Mortality under plausible interventions on antiretroviral treatment and depression in HIV-infected women

an application of the parametric g-formula

WIHS Investigators

Research output: Contribution to journalArticle

Abstract

Purpose Among HIV-infected persons, antiretroviral therapy (ART) and depression are strongly associated with mortality. We estimated reductions in 5-year mortality in Women's Interagency HIV Study participants under plausible hypothetical increases in ART initiation and reductions in depression (CES-D score≥16). Methods We followed 885 ART-naïve Women's Interagency HIV Study participants for 5 years from their first study visit after April 1998 to death or censoring. We used the parametric extended g-formula to estimate cumulative mortality under the natural course (NC) and alternative exposure distributions. Results Baseline prevalence of depression was 52% and 62% initiated ART by 5 years. Compared with mortality under NC (13.2%), immediate ART and elimination of 36% or 67% of depressive episodes were associated with risk differences (RDs) of −5.2% (95% CI: −7.7%, −2.6%) and −5.7 (95% CI: −8.7, −2.7). Compared with immediate ART and NC for depression, additionally eliminating 67% of the depressive episodes was associated with RD = −1.6 (95% CI: −3.9, 0.8). Compared with 5-year mortality under NC for ART and elimination of 67% of depression, also initiating ART immediately was associated with RD = -2.6 (95% CI: -5.0, -0.3). Conclusions Increasing ART initiation and reducing depression were associated with moderate reductions in 5-year mortality among HIV-infected women.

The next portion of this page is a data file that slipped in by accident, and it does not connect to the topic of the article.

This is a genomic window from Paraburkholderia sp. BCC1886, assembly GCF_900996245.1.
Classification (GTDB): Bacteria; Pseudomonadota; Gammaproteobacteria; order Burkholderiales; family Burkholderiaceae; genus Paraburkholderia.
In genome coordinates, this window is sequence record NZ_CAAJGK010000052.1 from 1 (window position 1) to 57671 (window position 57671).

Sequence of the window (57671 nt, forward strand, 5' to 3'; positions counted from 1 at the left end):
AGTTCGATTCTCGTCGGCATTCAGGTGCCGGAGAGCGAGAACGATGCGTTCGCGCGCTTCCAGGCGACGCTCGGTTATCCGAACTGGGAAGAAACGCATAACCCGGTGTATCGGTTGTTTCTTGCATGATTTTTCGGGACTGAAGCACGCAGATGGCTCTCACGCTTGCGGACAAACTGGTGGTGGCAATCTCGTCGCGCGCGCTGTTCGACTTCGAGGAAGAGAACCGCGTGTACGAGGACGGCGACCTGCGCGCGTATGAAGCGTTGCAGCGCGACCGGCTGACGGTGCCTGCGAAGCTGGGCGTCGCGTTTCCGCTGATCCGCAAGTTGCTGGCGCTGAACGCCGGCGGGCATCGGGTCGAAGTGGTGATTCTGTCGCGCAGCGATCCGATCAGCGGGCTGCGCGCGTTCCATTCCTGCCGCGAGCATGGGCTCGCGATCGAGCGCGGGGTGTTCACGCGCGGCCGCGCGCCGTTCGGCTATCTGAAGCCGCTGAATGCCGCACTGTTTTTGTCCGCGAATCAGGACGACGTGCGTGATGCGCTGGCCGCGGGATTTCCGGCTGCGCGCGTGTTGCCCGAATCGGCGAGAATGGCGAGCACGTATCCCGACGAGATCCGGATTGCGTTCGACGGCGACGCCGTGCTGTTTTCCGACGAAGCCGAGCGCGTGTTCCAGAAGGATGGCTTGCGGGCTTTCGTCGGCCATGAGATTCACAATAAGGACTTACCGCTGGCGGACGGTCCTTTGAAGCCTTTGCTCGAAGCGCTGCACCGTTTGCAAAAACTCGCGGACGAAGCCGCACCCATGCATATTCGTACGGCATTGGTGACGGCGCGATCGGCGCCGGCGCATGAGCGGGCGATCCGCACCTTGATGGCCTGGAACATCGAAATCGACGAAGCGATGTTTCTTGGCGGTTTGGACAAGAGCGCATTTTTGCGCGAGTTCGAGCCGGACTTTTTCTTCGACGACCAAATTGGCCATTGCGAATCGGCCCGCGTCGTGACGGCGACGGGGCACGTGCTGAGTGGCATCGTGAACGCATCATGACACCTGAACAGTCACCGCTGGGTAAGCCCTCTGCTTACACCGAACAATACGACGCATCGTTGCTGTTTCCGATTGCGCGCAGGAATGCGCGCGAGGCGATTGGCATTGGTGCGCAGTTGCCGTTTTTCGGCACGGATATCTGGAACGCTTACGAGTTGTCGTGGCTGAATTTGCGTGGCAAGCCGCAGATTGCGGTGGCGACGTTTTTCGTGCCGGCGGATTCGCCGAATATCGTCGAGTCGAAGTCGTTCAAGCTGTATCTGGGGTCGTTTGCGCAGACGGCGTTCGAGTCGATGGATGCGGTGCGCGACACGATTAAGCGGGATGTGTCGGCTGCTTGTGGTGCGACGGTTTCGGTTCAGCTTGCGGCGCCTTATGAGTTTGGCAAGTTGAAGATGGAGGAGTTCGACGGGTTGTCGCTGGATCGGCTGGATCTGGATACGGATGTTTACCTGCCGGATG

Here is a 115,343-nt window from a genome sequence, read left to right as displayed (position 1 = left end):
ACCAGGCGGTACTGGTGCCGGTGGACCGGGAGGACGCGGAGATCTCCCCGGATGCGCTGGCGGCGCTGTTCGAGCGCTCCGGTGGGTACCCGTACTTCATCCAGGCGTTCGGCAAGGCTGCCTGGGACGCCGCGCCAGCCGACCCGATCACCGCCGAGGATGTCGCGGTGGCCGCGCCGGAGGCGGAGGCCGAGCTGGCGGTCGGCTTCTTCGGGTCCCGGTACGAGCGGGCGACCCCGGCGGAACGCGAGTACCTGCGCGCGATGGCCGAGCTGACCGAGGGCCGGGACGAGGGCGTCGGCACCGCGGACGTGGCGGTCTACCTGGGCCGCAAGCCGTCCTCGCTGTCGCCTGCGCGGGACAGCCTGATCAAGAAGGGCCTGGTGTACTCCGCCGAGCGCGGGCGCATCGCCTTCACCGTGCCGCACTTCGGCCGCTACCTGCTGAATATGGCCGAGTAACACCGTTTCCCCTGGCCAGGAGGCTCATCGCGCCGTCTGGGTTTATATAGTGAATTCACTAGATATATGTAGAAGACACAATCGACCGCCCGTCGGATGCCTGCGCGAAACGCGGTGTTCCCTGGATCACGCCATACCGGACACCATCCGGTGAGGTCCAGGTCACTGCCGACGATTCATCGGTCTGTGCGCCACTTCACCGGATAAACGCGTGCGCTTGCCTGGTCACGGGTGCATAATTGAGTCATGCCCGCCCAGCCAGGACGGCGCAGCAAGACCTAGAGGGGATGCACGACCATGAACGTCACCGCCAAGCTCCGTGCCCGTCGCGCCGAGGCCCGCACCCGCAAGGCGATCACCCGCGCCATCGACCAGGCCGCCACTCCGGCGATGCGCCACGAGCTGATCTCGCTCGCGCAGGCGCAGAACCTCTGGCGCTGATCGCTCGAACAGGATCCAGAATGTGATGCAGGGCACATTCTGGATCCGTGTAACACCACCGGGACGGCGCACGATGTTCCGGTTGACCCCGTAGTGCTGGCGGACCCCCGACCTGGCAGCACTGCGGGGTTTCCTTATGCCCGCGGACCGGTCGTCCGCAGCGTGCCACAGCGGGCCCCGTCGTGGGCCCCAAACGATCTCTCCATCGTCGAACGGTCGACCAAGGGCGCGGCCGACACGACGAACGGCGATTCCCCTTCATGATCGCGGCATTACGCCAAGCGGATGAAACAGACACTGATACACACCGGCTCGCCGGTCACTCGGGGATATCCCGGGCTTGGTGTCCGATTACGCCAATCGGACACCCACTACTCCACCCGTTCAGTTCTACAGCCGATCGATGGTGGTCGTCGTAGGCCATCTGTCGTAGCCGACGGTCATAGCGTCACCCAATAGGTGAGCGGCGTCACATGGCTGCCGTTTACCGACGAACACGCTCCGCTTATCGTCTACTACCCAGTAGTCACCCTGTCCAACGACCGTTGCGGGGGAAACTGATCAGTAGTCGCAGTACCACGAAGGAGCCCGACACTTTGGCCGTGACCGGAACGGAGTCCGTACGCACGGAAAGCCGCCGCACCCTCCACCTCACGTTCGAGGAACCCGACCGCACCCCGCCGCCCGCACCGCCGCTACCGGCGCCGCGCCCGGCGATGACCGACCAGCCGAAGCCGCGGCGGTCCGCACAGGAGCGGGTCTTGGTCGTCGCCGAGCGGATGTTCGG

Original languageEnglish (US)
Pages (from-to)783-789.e2
JournalAnnals of Epidemiology
Volume27
Issue number12
DOIs
StatePublished - Dec 1 2017

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HIV